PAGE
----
The Latest in Economic Development – 12.12.11
Information germane to economic development can seemingly come from all angles. It is not always easy to filter out the information that is not pertinent to cities and city leaders. So every week, NLC will introduce articles related to economic development, placing special attention on interesting and ambitious city programs, identifying recent trends, and uncovering promising initiatives.
The aura of the tech start-up is undeniable. It all seems so easy – find a hoodie wearing college dropout with a big idea, give him or her office space, provide some seed capital, and watch the company grow into the next Groupon. This assumption has led to an oversupply of technology-based incubators, which, when reading between the lines, are not as successful as one may think. (Wall Street Journal)
If one were to think of “hip” cities with vibrant urban cultures, Austin, Texas and Portland, Oregon are often the cream that rises to the top. But Akron, Ohio, with help from the University Park Alliance, is setting out to transform an historic neighborhood that can be just as vibrant. A continuing work in progress, Akron is showing that for Rust Belt cities, there is life after recession. (Atlantic Cities)
It is a widely accepted notion that high quality education is an important cog in unlocking long-term economic growth – in towns, cities, states, and countries. How can cities take advantage of educational opportunities to foster organic economic growth? Small cities in Arizona are taking it upon themselves to revolutionize a new higher education model – one that is supported not by state governments, but by municipalities, tuition, and the general public. (Inside Higher Ed)
Entrepreneurship is a term that evokes everything associated with “being cool.” Young entrepreneurs – most notably Mark Zuckerberg – have sparked a renewed interest in creating the next big thing. And for good reason; Rebecca Bagley states that “the most powerful economic engine on our planet is the entrepreneur.” Naturally, the conversation is now shifting to the allocation of resources to these entrepreneurial conquerors through outreach programs. (Forbes)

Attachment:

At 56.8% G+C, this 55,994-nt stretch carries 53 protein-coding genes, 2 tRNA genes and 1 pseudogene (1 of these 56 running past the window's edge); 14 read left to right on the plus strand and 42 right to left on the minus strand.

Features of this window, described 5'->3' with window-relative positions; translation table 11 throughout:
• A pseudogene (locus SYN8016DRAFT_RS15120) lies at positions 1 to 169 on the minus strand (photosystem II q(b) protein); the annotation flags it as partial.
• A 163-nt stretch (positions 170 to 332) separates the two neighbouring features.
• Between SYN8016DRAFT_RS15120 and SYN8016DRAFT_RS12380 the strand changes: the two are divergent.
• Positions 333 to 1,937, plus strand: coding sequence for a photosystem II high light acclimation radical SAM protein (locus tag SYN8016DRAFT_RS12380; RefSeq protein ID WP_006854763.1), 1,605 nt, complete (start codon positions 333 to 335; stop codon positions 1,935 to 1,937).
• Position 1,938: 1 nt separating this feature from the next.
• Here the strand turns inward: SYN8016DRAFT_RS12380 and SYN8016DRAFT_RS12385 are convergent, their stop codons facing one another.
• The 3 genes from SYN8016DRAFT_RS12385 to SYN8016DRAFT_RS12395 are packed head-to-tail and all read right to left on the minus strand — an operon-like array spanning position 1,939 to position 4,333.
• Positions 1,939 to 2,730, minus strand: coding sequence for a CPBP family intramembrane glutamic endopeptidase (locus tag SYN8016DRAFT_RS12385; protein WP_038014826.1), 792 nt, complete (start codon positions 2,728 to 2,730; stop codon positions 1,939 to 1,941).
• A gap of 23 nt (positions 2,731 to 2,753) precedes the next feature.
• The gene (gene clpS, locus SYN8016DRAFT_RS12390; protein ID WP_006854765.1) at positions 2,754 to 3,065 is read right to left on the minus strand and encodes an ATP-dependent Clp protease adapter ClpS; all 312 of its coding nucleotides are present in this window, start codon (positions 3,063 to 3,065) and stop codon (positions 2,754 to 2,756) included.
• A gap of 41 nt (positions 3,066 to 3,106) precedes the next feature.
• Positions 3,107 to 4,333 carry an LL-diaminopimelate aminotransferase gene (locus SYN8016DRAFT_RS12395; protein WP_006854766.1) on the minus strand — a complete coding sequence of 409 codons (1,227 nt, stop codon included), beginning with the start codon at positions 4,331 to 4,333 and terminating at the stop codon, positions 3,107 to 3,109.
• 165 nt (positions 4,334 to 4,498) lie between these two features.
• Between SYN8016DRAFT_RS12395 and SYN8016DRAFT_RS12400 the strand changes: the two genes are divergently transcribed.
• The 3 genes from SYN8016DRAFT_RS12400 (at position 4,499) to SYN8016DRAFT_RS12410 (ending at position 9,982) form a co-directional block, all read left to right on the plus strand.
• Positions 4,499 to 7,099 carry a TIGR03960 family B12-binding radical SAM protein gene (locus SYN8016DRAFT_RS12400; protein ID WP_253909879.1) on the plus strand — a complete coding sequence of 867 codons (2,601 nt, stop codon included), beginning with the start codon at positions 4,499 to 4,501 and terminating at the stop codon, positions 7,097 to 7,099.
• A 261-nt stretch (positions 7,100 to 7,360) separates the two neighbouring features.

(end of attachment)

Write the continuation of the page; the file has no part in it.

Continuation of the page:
For cities, the competition for young, talented residents is now a global affair. Young people are increasingly choosing cities with vibrant cultural centers, robust public transit systems, and affordable rents. Here are some cities outside the States that are finding their way into the crosshairs of globally-centered citizens. (New York Times)
The world of entrepreneurship and small business revolves around funding. Ideas are just ideas until dreams can become reality through loans or angel capital. We often hear that small business credit has dried up – a claim that is largely valid. But what if the remaining credit is being allocated to the wrong things? Unfortunately, the small amount of credit making its way into the small business community is not being targeted on things that actually matter to small businesses – it’s being funneled to real estate. (Atlantic Cities)